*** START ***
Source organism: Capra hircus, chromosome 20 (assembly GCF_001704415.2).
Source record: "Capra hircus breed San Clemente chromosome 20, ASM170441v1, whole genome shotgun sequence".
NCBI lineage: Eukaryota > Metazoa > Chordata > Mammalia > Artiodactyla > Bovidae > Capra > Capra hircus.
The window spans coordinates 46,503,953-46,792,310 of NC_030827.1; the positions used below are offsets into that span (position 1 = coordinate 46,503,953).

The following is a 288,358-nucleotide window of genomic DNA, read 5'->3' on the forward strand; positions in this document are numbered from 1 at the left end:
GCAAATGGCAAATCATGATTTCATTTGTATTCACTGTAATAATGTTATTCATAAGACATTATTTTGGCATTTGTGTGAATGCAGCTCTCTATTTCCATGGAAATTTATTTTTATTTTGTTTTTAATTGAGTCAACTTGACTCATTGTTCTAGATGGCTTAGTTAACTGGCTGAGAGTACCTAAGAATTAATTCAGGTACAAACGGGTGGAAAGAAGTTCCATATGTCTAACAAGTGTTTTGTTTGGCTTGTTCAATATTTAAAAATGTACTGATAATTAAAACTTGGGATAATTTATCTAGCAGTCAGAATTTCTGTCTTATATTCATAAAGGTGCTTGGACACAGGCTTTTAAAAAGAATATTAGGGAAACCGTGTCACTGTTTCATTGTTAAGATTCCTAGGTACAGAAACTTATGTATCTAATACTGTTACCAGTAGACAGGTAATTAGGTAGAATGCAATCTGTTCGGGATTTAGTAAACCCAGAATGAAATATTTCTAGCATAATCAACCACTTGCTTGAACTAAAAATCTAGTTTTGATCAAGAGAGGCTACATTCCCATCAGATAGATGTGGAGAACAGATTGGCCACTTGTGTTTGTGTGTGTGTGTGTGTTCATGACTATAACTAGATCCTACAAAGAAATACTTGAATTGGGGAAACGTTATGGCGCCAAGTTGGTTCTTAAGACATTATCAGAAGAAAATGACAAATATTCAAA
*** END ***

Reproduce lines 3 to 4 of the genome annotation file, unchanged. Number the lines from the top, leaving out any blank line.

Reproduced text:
NCBI lineage: Eukaryota > Metazoa > Chordata > Mammalia > Artiodactyla > Bovidae > Capra > Capra hircus.
The window spans coordinates 46,503,953-46,792,310 of NC_030827.1; the positions used below are offsets into that span (position 1 = coordinate 46,503,953).